Mathematics/Physics

Areas of States - Estimation

 Janice C. Harvey Carver Middle School 801 E. 133rd Place CHICAGO IL 60627 (773) 535-5655

Objectives:

Students will learn how to use the formulas for measuring the area of simple geometric shapes to estimate the area of an irregular shape.  Students will learn how to estimate the area of the states using the formulas for the areas of rectangles, squares and triangles. This lesson is designed for seventh and eighth grade students.

Materials:

Each team will need these materials. (Students will work in pairs.)

·       Outline maps of individual states with distance scales.

·       Rulers

·       Calculators

·       Pencils

·       Paper

·       List of areas of all 50 states

Strategy:

# Review the formulas for finding the areas of rectangles, squares, and triangles. Remind students that in real life measurement situations, it is often easier to use estimation. Choose an irregularly shaped, flat object or draw an irregular shape on the board. Demonstrate to the students how the shape can be divided into sections. Approximate each section with a rectangle, square or triangle.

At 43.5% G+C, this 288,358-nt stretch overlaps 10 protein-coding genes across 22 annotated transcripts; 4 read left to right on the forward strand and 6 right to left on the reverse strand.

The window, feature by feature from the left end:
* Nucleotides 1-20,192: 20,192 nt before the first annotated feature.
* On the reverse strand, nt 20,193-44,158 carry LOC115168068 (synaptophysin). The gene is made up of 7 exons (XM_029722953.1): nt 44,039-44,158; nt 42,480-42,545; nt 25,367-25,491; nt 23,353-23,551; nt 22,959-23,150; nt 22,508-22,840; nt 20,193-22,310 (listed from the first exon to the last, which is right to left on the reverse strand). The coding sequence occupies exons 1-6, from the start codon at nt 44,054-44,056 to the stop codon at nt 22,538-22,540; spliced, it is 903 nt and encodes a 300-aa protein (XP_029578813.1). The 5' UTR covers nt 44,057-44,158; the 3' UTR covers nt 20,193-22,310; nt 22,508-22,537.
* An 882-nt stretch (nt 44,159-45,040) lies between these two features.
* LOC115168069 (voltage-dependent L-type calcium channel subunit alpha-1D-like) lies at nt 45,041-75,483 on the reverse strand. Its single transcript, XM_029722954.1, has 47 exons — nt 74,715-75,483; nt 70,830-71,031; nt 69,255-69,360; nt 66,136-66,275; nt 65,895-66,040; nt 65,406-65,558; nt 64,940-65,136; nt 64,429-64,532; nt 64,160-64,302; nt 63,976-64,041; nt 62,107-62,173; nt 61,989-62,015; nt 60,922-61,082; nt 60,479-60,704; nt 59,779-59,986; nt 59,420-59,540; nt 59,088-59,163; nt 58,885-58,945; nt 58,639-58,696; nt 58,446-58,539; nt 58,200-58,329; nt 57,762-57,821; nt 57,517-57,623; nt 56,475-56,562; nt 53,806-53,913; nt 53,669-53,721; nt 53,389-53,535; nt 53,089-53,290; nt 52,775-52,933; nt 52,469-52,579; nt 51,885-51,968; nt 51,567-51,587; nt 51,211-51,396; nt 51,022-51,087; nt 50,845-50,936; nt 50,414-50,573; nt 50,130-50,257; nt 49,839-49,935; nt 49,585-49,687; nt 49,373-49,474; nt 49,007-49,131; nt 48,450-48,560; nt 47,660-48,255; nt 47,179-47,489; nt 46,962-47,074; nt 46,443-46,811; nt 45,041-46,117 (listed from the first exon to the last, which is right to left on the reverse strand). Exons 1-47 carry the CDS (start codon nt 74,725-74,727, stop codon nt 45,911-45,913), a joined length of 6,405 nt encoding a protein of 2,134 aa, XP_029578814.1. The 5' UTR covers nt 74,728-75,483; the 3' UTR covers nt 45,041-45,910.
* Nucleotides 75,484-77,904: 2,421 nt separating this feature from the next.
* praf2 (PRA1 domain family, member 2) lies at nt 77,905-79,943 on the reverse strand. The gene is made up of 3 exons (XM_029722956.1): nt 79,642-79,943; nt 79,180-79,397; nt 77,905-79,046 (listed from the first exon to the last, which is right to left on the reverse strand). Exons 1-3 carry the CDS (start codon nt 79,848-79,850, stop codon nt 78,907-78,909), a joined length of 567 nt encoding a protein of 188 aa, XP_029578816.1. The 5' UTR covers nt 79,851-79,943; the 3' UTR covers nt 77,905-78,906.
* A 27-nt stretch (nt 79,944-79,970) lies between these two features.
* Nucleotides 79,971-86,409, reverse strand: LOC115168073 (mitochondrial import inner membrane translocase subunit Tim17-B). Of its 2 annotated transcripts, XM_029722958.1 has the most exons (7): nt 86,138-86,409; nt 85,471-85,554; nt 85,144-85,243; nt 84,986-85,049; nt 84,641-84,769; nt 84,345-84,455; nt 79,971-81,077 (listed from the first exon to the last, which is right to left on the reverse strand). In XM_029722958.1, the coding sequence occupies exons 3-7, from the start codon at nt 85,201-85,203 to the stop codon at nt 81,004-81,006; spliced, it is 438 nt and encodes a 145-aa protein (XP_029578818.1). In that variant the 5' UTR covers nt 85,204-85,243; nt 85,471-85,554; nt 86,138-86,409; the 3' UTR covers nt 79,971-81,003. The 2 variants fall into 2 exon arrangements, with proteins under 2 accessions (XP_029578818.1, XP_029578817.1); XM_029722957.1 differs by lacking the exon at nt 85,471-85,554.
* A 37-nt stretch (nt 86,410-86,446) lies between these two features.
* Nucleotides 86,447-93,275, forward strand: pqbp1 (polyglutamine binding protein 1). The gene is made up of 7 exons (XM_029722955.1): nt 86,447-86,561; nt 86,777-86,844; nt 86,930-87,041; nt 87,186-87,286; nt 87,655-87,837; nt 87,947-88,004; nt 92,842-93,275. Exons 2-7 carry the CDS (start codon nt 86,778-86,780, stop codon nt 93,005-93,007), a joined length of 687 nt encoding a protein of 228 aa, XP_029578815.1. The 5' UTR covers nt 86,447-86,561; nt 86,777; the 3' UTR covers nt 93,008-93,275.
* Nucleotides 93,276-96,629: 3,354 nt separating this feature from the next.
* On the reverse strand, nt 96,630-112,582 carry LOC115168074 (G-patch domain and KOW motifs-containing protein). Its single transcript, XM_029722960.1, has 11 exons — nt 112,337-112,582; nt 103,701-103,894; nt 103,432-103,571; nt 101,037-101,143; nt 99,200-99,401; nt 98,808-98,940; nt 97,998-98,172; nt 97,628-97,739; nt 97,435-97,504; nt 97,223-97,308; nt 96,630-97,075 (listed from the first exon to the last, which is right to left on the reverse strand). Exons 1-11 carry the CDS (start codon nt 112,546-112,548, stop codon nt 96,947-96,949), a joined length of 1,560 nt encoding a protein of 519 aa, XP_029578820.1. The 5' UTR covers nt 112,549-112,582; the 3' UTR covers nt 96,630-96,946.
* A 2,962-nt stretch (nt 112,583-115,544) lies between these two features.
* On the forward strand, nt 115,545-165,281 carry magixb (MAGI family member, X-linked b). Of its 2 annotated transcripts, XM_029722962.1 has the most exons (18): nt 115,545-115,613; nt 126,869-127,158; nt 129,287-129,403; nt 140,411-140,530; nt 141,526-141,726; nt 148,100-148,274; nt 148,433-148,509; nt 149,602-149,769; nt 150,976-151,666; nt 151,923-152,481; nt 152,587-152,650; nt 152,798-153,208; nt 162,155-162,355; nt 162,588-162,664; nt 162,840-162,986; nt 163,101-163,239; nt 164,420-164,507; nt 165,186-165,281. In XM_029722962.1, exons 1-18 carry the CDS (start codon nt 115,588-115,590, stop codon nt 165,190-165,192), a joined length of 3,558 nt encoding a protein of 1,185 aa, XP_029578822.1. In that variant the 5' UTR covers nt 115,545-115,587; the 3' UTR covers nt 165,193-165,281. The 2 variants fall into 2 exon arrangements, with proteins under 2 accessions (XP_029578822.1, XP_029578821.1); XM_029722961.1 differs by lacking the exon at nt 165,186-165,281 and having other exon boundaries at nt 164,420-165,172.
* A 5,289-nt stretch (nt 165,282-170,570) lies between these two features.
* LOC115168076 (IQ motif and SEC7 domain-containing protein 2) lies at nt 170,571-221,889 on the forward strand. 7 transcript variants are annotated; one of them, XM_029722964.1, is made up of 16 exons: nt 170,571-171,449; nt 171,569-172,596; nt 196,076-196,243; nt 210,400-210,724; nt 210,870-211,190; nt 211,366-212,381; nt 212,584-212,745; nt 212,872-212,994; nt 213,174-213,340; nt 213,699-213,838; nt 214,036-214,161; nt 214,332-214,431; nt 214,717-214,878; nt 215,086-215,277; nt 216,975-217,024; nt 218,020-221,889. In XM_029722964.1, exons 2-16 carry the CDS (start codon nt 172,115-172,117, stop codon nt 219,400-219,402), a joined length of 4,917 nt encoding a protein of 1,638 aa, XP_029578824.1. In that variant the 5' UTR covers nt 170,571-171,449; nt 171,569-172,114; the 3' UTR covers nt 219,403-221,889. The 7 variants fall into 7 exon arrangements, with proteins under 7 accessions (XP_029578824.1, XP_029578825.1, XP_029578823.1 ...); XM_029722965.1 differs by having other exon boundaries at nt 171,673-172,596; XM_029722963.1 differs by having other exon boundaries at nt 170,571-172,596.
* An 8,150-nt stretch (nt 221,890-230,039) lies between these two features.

These formulas may be used:

o      Area of a rectangle =length ´ width

o      Area of a triangle = 1/2 ´  (base) ´  (height)

o      Area of a square = (side)2

Have students, working in pairs, choose a state and estimate the area of that state by using different shapes. They may estimate the area of the state by using the formulas for finding the area of the various shapes, and by referring to the scales on the maps.

Performance Assessment:

As a performance assessment for this lesson, give each student an outline map of a state to estimate the area of that state. Student’s final estimation should be within an 80% accuracy range.

Conclusion:

By using the formulas measuring the areas of simple geometric shapes and the map scales, the students will be able to estimate the land area of certain states.

References:

·        Ready to Go US Outline Maps [Scholastic Professional Books – 2000]

·       Passport to Algebra and Geometry [McDougal-Littell 1999], pp. 192-193

·       Road Atlas [Rand McNally 2000]